Nature 437, 125-128 (1 September 2005) | doi:10.1038/nature03975; Received 7 March 2005; Accepted 29 June 2005

Modelled atmospheric temperatures and global sea levels over the past million years

Richard Bintanja1, Roderik S.W. van de Wal1 & Johannes Oerlemans1

  1. Institute for Marine and Atmospheric Research Utrecht, Utrecht University, Princetonplein 5, 3584 CC Utrecht, The Netherlands

Correspondence to: Richard Bintanja1 Correspondence and requests for materials should be addressed to R.B. (Email: R.Bintanja@phys.uu.nl).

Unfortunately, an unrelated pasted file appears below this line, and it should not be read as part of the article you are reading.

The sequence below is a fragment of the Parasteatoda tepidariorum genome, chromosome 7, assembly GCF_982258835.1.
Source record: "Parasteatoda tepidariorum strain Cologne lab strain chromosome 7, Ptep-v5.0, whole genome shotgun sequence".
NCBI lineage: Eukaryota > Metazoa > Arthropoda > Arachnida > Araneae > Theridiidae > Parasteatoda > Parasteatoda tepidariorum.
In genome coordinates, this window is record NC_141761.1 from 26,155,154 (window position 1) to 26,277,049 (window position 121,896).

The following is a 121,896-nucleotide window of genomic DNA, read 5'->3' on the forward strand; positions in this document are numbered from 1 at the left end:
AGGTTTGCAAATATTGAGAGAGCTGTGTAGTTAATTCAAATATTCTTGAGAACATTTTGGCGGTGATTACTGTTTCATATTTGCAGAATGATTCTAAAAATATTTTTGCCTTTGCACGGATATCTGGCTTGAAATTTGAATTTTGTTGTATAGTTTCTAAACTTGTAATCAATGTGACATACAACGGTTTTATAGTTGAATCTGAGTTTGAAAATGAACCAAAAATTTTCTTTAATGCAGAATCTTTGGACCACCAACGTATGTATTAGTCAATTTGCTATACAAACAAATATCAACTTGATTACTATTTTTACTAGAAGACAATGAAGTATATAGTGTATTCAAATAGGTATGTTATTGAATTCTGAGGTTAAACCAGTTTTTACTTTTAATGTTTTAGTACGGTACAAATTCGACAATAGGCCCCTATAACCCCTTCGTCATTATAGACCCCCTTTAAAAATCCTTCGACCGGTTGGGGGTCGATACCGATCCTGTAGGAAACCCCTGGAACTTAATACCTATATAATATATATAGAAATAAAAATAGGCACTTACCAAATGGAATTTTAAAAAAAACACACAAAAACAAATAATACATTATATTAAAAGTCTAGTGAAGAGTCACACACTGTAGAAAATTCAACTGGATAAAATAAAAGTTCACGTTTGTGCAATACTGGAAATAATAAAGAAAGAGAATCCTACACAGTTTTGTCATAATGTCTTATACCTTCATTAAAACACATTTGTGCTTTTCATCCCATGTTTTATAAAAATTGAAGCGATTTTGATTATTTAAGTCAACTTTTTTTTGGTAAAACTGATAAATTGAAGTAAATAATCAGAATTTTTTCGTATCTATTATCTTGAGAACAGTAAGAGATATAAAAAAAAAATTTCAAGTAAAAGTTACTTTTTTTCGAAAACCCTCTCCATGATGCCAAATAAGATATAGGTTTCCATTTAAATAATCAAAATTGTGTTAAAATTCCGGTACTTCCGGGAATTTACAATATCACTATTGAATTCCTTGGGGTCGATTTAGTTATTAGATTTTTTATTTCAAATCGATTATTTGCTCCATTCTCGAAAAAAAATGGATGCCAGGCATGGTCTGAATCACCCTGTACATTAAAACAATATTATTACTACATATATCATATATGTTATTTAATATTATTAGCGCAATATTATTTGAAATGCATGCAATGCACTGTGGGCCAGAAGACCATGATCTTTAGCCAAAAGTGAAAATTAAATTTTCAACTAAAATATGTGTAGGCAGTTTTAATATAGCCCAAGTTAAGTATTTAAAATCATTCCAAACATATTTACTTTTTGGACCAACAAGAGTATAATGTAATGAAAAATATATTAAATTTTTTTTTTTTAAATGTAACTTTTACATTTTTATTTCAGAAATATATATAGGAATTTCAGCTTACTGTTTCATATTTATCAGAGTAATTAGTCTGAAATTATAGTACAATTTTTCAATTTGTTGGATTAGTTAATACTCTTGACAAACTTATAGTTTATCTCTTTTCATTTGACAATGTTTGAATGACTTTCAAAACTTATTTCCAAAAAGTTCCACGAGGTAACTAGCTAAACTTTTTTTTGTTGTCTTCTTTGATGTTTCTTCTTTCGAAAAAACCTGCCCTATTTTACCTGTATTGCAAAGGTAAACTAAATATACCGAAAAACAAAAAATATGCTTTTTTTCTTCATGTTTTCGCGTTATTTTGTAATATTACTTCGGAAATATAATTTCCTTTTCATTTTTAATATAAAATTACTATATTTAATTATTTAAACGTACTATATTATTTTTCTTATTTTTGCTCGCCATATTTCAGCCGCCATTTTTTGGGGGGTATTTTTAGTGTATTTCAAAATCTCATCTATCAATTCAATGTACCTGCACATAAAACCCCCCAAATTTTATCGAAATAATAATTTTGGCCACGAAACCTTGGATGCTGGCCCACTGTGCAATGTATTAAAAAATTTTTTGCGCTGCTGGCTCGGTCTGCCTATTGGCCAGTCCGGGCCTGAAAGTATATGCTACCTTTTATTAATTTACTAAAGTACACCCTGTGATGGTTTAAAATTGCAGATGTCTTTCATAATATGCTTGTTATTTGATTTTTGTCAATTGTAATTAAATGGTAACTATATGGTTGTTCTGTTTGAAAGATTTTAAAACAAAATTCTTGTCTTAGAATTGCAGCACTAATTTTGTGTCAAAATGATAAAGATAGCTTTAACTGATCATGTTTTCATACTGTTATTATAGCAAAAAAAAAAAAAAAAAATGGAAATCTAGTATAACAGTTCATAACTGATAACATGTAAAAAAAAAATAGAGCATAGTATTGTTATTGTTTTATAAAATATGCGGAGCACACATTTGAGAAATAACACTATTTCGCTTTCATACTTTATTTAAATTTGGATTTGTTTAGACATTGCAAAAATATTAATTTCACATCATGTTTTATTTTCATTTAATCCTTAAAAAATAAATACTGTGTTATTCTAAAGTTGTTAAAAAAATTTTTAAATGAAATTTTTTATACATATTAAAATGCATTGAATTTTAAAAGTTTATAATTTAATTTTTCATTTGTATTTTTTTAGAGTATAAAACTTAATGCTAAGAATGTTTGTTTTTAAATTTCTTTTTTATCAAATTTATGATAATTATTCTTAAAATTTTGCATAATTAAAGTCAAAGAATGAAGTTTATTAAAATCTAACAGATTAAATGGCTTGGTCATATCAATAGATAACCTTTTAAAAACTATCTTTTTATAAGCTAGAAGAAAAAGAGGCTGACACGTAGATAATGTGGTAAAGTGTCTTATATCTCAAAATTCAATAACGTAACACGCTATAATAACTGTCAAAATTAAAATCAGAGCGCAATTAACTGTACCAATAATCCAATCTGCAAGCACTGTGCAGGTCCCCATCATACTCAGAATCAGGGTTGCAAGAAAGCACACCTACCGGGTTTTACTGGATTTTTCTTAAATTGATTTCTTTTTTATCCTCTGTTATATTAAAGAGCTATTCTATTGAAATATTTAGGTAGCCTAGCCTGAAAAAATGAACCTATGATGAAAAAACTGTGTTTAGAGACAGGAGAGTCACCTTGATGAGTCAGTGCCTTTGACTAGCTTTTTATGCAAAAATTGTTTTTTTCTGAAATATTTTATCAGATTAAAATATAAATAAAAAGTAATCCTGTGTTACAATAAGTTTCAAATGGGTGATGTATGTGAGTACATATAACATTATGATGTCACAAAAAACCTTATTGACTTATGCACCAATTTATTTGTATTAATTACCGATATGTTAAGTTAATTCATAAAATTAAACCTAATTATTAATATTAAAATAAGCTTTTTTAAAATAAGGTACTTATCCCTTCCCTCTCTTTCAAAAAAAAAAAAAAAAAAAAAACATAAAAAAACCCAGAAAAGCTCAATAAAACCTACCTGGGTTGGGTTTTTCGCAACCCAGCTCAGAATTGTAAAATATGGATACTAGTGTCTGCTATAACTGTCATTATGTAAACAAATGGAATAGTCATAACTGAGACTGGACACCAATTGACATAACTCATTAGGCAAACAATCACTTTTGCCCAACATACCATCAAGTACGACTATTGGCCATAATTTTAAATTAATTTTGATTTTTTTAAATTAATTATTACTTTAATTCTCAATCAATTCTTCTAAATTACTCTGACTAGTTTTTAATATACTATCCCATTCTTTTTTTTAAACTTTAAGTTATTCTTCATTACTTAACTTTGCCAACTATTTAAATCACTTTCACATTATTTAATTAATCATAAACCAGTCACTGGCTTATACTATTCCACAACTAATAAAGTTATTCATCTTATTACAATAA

Marine records of sediment oxygen isotope compositions show that the Earth's climate has gone through a succession of glacial and interglacial periods during the past million years. But the interpretation of the oxygen isotope records is complicated because both isotope storage in ice sheets and deep-water temperature affect the recorded isotopic composition1, 2, 3, 4, 5. Separating these two effects would require long records of either sea level or deep-ocean temperature, which are currently not available. Here we use a coupled model of the Northern Hemisphere ice sheets6 and ocean temperatures, forced to match an oxygen isotope record for the past million years compiled from 57 globally distributed sediment cores, to quantify both contributions simultaneously. We find that the ice-sheet contribution to the variability in oxygen isotope composition varied from ten per cent in the beginning of glacial periods to sixty per cent at glacial maxima, suggesting that strong ocean cooling preceded slow ice-sheet build-up. The model yields mutually consistent time series of continental mean surface temperatures between 40 and 80° N, ice volume and global sea level. We find that during extreme glacial stages, air temperatures were 17 plusminus 1.8 °C lower than present, with a 120 plusminus 10 m sea level equivalent of continental ice present.


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